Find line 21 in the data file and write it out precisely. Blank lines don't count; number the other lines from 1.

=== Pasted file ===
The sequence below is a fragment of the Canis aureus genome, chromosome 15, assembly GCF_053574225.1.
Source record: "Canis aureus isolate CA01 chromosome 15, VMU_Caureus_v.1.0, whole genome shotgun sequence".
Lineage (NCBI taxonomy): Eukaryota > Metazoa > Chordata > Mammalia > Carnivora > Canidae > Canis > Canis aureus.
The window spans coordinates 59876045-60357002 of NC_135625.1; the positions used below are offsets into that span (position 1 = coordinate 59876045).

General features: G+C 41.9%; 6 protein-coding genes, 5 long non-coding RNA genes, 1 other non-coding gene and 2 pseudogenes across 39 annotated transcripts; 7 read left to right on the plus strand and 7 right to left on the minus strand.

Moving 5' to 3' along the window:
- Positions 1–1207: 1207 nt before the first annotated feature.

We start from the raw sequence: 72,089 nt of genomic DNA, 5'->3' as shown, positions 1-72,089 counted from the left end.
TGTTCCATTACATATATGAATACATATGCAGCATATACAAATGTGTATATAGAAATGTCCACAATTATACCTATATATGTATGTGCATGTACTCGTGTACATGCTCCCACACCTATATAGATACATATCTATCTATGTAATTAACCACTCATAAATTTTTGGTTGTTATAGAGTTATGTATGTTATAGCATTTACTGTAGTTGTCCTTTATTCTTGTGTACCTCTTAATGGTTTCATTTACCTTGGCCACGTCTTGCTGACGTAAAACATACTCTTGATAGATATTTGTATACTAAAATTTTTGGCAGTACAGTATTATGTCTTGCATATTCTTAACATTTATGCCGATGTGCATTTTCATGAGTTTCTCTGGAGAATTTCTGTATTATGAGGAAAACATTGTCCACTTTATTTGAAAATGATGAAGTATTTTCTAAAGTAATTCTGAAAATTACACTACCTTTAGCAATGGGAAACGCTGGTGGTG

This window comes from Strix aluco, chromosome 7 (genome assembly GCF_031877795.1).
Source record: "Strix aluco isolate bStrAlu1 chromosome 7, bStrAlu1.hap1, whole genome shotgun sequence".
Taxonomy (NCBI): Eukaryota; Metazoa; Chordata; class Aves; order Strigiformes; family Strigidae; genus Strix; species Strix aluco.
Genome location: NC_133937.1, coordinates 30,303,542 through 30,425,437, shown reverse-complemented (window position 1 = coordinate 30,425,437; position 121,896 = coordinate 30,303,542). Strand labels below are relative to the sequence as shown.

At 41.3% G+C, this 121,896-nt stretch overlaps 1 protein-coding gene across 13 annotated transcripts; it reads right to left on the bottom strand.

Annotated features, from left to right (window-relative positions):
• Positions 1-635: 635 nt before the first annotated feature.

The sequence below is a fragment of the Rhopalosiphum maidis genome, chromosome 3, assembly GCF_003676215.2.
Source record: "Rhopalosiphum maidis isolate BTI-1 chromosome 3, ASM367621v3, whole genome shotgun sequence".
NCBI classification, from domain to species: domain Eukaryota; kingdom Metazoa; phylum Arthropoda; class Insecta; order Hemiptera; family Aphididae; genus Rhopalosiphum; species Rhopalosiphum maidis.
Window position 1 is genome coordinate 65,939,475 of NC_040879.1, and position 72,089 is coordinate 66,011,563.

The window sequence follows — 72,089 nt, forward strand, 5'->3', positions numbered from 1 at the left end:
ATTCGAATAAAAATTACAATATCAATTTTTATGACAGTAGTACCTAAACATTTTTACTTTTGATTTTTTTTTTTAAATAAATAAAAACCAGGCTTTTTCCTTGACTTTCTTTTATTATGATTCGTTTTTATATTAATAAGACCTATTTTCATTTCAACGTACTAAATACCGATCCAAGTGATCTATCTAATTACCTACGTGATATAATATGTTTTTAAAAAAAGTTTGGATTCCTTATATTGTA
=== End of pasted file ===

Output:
The window sequence follows — 72,089 nt, forward strand, 5'->3', positions numbered from 1 at the left end: